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Frequently Asked Questions and Answers

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< Q12.36 TOC Q12.38 >

Question 12.37:
What is the Jewish view of Salvation, i.e., how a person from a given religion is ''saved''?


This is an important question. It is important to look at the questions that religions ask, as well as the ones they don't ask. In this case, one must start with the awareness that salvation is not a Jewish concept, as it implies a focus on the afterlife, which is not significant focus of Judaism. In particular, the Christian view of the question just doesn't work, for it implies a notion of "hell" for those that aren't saved. Jews believe that people are supposed to do the best they can at being good. We do this because it is the right thing to do—any personal gain is a side-effect. In fact, focussing on issues of reward and punishment to some extent mitigates the good one is doing by tainting it with selfish motives.

Note also that Jews do not assume that God assesses people on some absolute scale. Jews believe that God expects you to do the best you have with what you have— including upbringing, innate abilities, and the situations you find yourself in—and you have the power to perfect yourself. Even on this relative scale, though, no one wastes their entire potential, or fully utilizes every opportunity. So, to whatever extent one does what they can, they enjoy its effects in the World to Come.

But again, Judaism is about being good to be good and to have a healthy relationship with God, man, and oneself—not to be saved. The role of Jewish law is to provide tools to learn how to do that, and values that one ought acquire. Judaism teaches that God gave us these laws because there are subtleties to the ideal that can not be conveyed in broader strokes. We therefore learn from the subtleties of the ritual, and the nuances of the inter-personal laws. Often very fundamental ideas about Jewish values can emerge from same arcane bit that one would think would never have found application in practice.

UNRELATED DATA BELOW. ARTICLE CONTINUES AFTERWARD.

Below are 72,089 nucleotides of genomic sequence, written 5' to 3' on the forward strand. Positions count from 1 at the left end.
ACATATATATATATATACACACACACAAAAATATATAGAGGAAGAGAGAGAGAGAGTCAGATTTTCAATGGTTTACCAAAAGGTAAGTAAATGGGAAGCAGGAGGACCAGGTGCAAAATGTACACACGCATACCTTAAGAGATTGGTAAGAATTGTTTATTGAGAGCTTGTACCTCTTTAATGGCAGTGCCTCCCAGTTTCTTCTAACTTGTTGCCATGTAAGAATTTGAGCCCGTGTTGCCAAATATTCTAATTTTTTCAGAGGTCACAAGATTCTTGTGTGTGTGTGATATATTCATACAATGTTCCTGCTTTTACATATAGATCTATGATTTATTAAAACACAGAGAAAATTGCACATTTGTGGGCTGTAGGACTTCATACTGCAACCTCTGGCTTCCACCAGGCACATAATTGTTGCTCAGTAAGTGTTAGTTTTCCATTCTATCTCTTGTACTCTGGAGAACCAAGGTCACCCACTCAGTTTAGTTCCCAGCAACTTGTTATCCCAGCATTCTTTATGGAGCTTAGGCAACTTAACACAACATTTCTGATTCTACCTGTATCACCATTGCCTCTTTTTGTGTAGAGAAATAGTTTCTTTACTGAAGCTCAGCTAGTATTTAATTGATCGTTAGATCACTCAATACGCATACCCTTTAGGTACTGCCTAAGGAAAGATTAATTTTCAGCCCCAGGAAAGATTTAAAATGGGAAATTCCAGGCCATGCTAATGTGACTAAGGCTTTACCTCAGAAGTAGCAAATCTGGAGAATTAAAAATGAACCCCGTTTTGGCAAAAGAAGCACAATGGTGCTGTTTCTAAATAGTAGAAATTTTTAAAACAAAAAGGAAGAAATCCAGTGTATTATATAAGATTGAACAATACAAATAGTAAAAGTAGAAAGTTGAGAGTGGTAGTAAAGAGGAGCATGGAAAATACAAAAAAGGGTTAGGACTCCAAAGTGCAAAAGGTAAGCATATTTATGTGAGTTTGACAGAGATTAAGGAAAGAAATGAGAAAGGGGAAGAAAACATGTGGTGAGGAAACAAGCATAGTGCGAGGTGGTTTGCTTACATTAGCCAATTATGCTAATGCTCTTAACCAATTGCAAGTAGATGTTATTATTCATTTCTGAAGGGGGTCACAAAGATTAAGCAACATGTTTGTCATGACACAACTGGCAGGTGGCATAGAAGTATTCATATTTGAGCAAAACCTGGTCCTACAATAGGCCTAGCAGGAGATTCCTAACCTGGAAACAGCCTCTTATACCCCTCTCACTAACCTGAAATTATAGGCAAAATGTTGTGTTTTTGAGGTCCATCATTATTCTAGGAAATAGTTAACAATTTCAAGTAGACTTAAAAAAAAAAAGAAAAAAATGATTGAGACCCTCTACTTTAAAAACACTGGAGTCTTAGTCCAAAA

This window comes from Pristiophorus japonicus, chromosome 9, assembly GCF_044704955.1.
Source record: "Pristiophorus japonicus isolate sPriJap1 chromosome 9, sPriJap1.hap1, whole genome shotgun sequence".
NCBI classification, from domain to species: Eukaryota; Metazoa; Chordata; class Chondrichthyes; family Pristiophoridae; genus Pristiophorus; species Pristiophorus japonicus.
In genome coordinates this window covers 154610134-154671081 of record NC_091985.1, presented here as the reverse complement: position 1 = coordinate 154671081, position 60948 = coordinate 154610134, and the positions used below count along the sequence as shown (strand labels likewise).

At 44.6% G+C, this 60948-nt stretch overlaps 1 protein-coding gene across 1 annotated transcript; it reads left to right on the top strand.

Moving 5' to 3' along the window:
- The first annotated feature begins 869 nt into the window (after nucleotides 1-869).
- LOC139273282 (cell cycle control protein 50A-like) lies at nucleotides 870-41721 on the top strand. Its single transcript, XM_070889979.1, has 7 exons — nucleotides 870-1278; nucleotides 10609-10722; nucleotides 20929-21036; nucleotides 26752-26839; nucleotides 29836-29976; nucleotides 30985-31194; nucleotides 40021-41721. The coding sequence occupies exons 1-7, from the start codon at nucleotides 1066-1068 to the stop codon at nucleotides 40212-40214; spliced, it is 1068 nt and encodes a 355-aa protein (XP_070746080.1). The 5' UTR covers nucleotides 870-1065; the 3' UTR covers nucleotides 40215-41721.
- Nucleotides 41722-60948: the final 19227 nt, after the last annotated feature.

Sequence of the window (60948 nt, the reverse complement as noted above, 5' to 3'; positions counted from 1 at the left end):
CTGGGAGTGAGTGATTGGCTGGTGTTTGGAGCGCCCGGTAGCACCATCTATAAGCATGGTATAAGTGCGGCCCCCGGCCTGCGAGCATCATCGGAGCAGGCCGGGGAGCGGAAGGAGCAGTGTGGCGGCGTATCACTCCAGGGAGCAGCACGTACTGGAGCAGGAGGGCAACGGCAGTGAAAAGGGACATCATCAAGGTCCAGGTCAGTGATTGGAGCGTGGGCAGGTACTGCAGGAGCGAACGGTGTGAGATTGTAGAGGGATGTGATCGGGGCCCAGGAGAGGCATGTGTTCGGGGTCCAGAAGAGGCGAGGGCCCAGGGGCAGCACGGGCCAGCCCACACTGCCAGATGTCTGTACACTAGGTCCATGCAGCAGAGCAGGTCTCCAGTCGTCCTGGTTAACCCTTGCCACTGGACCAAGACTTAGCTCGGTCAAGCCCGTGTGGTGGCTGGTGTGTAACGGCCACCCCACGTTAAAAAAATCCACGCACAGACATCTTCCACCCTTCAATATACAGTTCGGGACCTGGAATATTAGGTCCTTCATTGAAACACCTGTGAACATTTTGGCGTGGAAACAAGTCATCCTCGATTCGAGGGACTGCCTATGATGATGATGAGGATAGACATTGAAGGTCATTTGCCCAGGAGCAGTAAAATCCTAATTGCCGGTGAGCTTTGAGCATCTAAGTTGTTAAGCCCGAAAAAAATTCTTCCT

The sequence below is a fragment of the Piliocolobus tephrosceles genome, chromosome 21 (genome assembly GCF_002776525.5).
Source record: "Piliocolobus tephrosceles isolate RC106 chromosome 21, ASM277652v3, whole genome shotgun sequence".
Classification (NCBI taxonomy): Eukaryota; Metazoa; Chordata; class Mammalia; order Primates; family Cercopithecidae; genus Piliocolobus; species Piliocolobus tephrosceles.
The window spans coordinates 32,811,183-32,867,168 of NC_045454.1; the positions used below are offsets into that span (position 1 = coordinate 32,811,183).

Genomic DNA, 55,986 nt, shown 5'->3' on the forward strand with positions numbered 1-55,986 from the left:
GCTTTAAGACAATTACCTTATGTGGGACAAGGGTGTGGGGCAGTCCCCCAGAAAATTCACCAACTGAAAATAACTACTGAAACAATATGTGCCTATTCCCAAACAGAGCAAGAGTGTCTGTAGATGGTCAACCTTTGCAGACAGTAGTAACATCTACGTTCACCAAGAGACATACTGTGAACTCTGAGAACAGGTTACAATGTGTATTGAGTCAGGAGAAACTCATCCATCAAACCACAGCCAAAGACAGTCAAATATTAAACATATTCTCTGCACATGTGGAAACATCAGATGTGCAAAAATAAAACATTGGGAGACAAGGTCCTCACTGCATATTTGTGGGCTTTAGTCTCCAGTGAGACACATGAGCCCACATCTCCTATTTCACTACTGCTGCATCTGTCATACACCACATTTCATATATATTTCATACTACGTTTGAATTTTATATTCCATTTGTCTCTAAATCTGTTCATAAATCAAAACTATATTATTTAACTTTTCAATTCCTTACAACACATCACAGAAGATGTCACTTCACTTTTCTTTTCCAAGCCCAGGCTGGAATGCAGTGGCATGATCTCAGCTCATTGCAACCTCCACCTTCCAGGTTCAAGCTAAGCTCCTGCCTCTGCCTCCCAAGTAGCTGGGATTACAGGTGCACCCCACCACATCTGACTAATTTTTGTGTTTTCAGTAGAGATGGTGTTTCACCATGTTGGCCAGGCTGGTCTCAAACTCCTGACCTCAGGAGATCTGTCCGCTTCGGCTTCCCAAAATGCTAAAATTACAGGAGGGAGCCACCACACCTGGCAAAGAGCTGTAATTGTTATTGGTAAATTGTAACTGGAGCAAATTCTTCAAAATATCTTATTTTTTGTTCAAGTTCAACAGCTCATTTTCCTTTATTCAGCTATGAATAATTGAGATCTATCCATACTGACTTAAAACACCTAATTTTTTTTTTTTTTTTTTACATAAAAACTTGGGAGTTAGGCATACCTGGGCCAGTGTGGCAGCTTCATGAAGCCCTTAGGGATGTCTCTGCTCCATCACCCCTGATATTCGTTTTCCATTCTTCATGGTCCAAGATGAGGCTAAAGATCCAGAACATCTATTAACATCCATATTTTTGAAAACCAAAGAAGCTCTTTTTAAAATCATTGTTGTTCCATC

Last, there are two sorts of law: there is the covenant at Sinai, which God made with the Jews (and the other Israelites, the ancestors of the Northern Kingdom) to define the role of Jews in His plan. All Judaism asks of Jews is to follow the teachings of God as given in that covenant (as understood by their particular movement)—for the traditional Jew, this means to follow the laws given in the written and oral Torah. The other law is the covenant God made with Noah and his descendents. We believe that this is simpler law that non-Jews are expected to follow as well.

The FAQ is a collection of documents that is an attempt to answer questions that are continually asked on the soc.culture.jewish family of newsgroups. It was written by cooperating laypeople from the various Judaic movements. You should not make any assumption as to accuracy and/or authoritativeness of the answers provided herein. In all cases, it is always best to consult a competent authority--your local rabbi is a good place to start.

[Got Questions?]Hopefully, the FAQ will provide the answer to your questions. If it doesn't, please drop Email to The FAQ maintainer will endeavor to direct your query to an appropriate individual that can answer it. If you would like to be part of the group to which the maintainer directs questions, please drop a note to the FAQ maintainer at

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© (c) 1993-2002 Daniel P. Faigin <>